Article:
La’Tila Abbott was complimented often for her long thick hair as a child, but then it started to fall out and that traumatic circumstance was the catalyst to her entrepreneurial ventures. At 16, she got diagnosed with alopecia areata, an autoimmune disease that causes the body to attack its own hair follicles, which results in hair loss on the scalp and elsewhere on the body. It’s an unpredictable and cyclical condition that varies in severity.
Abbott underwent years of treatment for her condition (namely painful steroid shots by doctors) and she began looking into alternative health practices, which eventually lead to her “aha moment” in the words of Oprah.
“Instead of going to the doctors all the time, I decided to try to fix myself and make myself better so I started investigating different procedures and herbal mixtures to put in my scalp and how to eat properly so that I could reverse what was going on internally,” says the Virginia native.
The mother of two never found a definitive treatment, because there is no cure for alopecia, but still enjoyed the benefits of healthy eating so much, due to noticing increased energy and less hair falling out, that she continued being selective about her food choices. Her favorite part of clean eating was the discovery of juicing, which was part of how Juicy’s Flavor, was created.
“Me, my mom and my sister were at a health food store one day back in 2007, and they had a juice bar that we went to often,” says Abbott. “One day we went and we noticed that the juice went up in price and I felt that I could just start doing that myself and sell it for less.”
Initially, Abbott considered opening a juice bar but didn’t have access to proper funding, so she learned the ins and outs of pasteurization, bottling and sterilization and took a shot at making her own beverages by utilizing licensed kitchens at local churches.
“One day my sister poured her lemonade in my apple juice by accident and I drank it and liked it, and that’s how we have ‘Apple-Ade,’ which is the first flavor from my company that was created.”
Abbott tested her first batches of Juicy’s Flavor on co-workers, who bought drinks for $2.00 a bottle and liked it enough to keep asking for more. At the time, she was working full time as a sales rep at a major phone company, where she met the investor who would help advance her business because he saw the potential in her product.
Today, Juicy’s Flavor can be found in 42 stores including Whole Foods up and down Mid-Atlantic states like Pennsylvania, Maryland, Virginia, as well as in Ohio and Kentucky.
“The business was officially registered in 2009,” says Abbott whose investor joined her family operated company in March 2012. “He’s good with numbers, projections, spreadsheets and some other things I’m not savvy on. It’s stuff I’m learning but I only have so much time to learn a lot, so it’s always good to have someone who can bring something to the table besides their money.”
Abott hasn’t quit her sales rep job just yet but she has been able to significantly reduce her hours to part time. Thanks to the help of her husband, mother, sister and father, she has been able to implement marketing plans and even travel to other states to spread the word about her product and to secure placement.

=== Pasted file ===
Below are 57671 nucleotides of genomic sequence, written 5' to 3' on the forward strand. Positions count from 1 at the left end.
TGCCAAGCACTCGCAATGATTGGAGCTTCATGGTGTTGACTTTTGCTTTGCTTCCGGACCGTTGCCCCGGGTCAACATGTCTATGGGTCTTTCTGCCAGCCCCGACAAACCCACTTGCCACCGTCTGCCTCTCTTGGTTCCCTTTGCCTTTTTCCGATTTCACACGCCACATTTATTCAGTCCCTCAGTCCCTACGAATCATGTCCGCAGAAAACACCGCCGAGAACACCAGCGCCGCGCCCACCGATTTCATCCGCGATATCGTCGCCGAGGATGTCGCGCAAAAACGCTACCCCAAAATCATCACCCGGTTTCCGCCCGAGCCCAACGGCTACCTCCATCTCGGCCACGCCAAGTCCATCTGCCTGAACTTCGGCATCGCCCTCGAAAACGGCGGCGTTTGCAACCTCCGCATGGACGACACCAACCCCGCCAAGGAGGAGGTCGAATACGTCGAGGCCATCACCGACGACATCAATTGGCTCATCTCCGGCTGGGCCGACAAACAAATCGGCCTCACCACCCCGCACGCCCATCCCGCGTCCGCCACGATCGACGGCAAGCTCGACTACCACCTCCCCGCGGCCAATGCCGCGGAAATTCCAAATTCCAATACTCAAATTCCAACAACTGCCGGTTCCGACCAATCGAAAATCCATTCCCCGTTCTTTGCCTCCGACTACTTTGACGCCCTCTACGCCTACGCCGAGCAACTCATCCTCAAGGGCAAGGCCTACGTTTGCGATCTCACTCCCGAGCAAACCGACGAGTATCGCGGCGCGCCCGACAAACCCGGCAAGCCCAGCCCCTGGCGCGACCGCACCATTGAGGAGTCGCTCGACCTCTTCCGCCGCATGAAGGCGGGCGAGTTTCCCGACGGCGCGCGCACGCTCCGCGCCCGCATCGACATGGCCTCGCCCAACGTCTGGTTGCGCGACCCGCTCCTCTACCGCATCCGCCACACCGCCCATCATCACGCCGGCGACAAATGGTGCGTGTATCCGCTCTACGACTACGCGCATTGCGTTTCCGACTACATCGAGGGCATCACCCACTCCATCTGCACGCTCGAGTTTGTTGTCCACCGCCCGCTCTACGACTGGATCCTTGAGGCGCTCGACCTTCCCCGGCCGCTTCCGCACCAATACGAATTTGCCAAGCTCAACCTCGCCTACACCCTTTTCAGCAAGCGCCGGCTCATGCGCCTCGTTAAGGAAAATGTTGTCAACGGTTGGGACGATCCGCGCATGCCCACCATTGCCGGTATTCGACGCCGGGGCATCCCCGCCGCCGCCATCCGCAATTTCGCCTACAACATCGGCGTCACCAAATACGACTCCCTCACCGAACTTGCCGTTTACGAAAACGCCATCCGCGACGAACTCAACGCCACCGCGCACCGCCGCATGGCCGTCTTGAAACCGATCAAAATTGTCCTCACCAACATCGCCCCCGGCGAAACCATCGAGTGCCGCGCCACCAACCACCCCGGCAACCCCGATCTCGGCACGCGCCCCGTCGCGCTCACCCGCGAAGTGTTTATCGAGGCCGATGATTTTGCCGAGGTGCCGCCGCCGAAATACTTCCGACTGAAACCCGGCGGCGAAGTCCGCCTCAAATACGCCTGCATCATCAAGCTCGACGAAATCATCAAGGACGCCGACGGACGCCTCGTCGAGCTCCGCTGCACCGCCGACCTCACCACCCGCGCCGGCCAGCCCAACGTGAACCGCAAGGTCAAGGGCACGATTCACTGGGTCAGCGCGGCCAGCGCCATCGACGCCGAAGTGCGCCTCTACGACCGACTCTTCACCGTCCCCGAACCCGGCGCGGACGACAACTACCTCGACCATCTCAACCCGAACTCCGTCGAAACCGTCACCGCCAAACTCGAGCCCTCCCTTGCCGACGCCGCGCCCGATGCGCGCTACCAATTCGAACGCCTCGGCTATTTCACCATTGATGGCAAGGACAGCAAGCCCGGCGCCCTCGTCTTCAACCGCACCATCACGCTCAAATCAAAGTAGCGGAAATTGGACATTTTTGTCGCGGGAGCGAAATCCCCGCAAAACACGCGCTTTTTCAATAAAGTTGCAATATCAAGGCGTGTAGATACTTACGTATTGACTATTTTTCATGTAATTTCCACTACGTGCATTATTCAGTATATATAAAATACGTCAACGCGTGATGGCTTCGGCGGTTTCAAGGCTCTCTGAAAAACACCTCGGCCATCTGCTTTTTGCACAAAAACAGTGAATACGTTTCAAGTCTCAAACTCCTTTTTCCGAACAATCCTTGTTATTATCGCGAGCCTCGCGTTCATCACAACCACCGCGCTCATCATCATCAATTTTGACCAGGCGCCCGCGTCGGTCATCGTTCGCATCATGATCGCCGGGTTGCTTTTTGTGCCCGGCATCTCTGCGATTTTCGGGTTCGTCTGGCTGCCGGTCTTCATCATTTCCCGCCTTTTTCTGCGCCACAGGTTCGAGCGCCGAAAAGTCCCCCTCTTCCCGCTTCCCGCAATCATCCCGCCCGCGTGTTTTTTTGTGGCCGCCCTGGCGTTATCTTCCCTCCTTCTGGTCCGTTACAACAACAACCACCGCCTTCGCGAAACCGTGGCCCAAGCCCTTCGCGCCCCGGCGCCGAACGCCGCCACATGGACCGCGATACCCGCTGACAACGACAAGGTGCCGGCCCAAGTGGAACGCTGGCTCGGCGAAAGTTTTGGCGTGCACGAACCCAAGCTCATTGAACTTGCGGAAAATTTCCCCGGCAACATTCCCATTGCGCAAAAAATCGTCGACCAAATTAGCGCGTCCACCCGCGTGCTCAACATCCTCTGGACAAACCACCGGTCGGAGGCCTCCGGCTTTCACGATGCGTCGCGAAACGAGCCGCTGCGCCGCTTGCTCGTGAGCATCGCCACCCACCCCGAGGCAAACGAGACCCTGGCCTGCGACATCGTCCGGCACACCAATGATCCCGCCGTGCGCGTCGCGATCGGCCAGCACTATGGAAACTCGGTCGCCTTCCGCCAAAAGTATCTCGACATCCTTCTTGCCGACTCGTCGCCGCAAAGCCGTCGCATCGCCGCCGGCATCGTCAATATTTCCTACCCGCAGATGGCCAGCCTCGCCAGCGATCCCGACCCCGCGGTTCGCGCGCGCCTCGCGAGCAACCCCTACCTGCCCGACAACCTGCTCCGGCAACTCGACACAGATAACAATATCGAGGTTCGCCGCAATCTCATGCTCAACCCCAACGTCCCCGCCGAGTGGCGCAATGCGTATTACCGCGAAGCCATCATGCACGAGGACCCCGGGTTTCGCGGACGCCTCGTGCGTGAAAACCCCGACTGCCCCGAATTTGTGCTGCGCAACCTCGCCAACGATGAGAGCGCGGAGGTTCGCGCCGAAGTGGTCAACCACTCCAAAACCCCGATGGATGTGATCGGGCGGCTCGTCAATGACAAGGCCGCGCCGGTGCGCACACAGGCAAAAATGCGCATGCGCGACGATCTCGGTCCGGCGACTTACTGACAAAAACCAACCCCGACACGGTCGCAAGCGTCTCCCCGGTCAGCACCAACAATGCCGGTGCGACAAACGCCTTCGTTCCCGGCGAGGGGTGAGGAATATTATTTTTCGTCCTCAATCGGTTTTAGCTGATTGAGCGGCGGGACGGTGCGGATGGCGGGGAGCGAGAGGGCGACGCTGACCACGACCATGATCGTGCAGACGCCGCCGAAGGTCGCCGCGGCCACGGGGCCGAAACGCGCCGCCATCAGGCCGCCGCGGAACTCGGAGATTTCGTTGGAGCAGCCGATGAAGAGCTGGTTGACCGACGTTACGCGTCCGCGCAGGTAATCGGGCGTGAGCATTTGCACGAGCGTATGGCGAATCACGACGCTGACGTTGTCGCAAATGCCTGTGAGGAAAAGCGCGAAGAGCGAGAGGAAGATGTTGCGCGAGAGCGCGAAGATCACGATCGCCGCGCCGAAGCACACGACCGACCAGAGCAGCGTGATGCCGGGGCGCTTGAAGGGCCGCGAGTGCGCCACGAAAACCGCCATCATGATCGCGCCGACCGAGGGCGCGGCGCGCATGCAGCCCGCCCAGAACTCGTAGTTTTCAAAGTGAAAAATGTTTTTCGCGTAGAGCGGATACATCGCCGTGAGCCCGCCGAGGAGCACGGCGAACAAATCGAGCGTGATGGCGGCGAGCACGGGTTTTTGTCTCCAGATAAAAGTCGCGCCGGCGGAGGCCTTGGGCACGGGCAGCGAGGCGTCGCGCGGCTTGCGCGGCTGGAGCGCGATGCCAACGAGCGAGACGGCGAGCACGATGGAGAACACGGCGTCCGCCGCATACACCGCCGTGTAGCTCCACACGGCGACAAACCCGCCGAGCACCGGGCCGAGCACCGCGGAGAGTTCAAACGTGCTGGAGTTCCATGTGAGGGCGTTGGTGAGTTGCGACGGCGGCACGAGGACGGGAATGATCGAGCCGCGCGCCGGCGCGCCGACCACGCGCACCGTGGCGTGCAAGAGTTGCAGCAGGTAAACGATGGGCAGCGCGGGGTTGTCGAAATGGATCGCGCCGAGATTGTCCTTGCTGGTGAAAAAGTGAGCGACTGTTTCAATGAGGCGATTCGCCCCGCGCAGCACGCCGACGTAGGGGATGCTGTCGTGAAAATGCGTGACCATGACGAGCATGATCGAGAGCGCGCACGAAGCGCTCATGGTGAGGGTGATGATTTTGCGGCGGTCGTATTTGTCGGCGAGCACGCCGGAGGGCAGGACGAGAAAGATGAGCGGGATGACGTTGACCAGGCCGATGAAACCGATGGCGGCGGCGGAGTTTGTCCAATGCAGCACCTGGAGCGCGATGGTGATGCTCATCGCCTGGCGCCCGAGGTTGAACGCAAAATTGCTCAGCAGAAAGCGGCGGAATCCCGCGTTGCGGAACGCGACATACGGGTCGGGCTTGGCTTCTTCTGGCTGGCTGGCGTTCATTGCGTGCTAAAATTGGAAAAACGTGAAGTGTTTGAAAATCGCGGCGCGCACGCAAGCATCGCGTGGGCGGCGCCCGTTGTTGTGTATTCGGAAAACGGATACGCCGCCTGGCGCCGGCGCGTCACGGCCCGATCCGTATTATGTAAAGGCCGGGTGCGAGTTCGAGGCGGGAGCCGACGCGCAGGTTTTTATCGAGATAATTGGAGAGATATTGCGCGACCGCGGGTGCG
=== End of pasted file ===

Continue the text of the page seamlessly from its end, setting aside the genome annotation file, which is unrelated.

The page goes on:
“There was this one store that I went into about five or six times before someone said they were going to pick me up,” reveals Abbot. “I usually just go in, ask for the decision maker an give them a sample. If they like it, they’ll give me a call back and if they don’t like it or don’t call me back then I just kept going in there. You have to be persistent and keep going until someone tells you no. If they don’t say no then keep knocking.”
The next steps for Juicy’s Flavor are finding big enough distribution so that she can get into more natural food markets nationwide, and working on new flavors for the brand. In addition to Apple-Ade, she’s tweaking a recipe for Carrot Orange and plans to introduce three new yet to be named flavors before the year is over.
“I would hope that I’m able to do this full time within the next 12 months but you can see so much money come in and out of your business bank account but it’s not all yours, so that can be unpredictable. By the time you’re finished paying yourself, you’re back to square one and any profit that you may get you might want to put toward something else for your business,” Abbott says. “It’s a work in progress and it takes time. You have to be passionate about whatever service or product you’re selling because if you’re not passionate and you don’t see the money coming in then you’re gonna give up.”
In addition to her interest in using better ingredients in food, Abbott, who uses all fresh fruit and 100% organic unbleached cane sugar, cites her young daughters as inspiration to keep going when the business gets rough.
“I like to watch every ingredient on every label because a lot of ingredients that are found in foods are edible plastic, it’s just there to keep the product on the shelf for the longest time to increase profit, not for good health” she warns. “I want my children to consume better food because it can have a lasting affect on their lives to adulthood. That’s why, I make my business work for me and not the other way around.”